This semester, five senior ASL majors left campus to go on internships around the country. They were Anna Latsha, working in Dallas, Texas; Stacy Wyse in Philadelphia, Penn.; Rosa Wyse in Nashville, Tenn.; Christine Stubblefield in Baton Rouge, La.; and Keyonna McCain in Greensboro, N.C.
According to Colleen Geier, director of American Sign Language Interpreting at Goshen College, each of these internships involves working within an interpreting agency. Every day, these students go to different assignments given to them by their agencies.
“These assignments might be for medical appointments, same day surgery, medical tests, physical therapy, college classes, business meetings, staff meetings, religious events, concerts or plays, vocational rehabilitation meetings, workshops and training or substituting in a public school,” said Geier. “Pretty much anything you can think of.”
Although the substance of each of their assignments is confidential, the students report that they are constantly learning and are enjoying the challenges from the internship. For each of them, ASL interpreting is more than just a profession.
Said Wyse, “I am continuing to learn the language and how to interpret the language for a profession, but also impact people’s lives by breaking down the barrier of proving communication.”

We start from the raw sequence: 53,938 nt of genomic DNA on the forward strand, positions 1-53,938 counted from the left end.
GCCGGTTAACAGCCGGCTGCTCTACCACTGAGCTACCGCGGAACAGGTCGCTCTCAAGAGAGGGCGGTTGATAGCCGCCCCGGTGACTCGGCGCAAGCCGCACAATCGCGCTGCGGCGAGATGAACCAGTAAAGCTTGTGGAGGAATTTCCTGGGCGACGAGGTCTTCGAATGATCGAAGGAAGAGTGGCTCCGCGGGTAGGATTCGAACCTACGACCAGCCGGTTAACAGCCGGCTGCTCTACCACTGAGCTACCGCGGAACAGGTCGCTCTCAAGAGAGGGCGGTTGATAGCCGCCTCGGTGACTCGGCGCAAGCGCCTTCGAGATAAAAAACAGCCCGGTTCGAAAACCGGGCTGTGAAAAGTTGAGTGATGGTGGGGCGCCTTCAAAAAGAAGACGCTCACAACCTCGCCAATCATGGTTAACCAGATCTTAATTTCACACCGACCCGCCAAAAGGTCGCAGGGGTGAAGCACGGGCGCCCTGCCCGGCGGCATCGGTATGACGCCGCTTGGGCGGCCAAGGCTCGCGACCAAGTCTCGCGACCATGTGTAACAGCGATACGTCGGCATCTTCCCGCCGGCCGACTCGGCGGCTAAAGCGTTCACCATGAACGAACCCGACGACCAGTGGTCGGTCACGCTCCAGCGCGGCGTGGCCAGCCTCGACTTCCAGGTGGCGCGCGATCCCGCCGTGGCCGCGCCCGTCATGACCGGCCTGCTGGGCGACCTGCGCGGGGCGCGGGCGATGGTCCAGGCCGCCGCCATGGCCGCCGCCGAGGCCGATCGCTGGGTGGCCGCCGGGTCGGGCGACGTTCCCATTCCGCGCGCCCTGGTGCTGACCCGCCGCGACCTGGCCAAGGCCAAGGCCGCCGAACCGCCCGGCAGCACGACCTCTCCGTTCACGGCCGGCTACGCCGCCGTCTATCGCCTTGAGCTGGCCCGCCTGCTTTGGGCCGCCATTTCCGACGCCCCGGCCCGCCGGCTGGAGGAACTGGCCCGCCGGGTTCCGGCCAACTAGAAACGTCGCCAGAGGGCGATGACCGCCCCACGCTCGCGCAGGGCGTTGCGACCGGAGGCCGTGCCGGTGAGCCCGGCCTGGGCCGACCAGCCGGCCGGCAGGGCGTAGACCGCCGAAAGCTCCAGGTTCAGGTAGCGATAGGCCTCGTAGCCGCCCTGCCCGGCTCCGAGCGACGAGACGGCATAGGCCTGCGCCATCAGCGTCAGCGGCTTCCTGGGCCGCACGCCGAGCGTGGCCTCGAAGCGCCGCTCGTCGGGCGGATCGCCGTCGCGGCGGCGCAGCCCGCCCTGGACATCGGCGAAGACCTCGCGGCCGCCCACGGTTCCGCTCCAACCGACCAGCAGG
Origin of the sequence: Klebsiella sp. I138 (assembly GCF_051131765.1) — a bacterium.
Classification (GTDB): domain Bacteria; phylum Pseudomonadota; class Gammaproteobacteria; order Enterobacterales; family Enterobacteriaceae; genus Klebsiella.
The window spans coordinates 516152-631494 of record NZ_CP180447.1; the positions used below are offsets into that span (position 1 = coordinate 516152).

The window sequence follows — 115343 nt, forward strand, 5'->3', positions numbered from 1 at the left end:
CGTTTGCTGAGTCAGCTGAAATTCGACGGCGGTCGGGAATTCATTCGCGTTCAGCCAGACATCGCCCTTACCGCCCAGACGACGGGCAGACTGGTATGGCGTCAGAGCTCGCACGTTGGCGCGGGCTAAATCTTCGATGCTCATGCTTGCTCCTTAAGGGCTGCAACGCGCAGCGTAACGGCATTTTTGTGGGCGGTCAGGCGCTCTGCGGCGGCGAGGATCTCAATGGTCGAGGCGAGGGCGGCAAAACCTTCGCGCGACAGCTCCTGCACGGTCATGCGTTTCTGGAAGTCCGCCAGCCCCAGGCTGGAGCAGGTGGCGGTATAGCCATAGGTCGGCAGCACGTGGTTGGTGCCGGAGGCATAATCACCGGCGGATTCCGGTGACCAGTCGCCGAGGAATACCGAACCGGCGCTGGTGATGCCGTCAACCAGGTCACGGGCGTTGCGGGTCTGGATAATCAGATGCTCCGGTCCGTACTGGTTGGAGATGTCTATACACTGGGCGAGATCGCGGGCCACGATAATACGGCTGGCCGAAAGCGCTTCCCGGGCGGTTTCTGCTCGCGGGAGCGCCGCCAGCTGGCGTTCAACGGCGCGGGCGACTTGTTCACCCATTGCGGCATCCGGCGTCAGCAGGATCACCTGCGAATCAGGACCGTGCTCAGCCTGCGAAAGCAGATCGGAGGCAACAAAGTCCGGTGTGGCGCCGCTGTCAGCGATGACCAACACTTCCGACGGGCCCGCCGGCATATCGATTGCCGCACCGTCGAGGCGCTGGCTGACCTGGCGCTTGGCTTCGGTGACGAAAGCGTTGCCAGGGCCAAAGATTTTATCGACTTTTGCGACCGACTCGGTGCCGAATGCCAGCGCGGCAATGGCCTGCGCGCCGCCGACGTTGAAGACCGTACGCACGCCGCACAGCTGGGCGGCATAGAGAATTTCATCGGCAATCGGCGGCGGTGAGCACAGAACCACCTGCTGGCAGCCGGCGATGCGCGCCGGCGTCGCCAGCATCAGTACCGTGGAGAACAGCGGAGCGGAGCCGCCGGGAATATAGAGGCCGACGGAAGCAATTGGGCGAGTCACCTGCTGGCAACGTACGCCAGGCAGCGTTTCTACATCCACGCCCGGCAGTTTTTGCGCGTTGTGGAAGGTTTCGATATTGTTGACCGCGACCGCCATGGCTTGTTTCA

The experience of an internship will prove vital for these students as they choose how they want to use their ASL degree following graduation. Aside from being a part of the ASL major, the students in internship programs are able to use the ASL Interpreting internship as a tool to help them decide how they might start their career.
“They’re learning a lot that will help them prepare for their career after graduation,” said Grier.
According to Geier, it is a key part of the process of earning a degree in ASL Interpreting – therefore becoming a qualified interpreter – for students to gain a broad range of experience in interpreting in many different contexts.
Recent Goshen College graduates have gone on to become community interpreters in larger agencies, education interpreters in the public school system, and independent interpreters.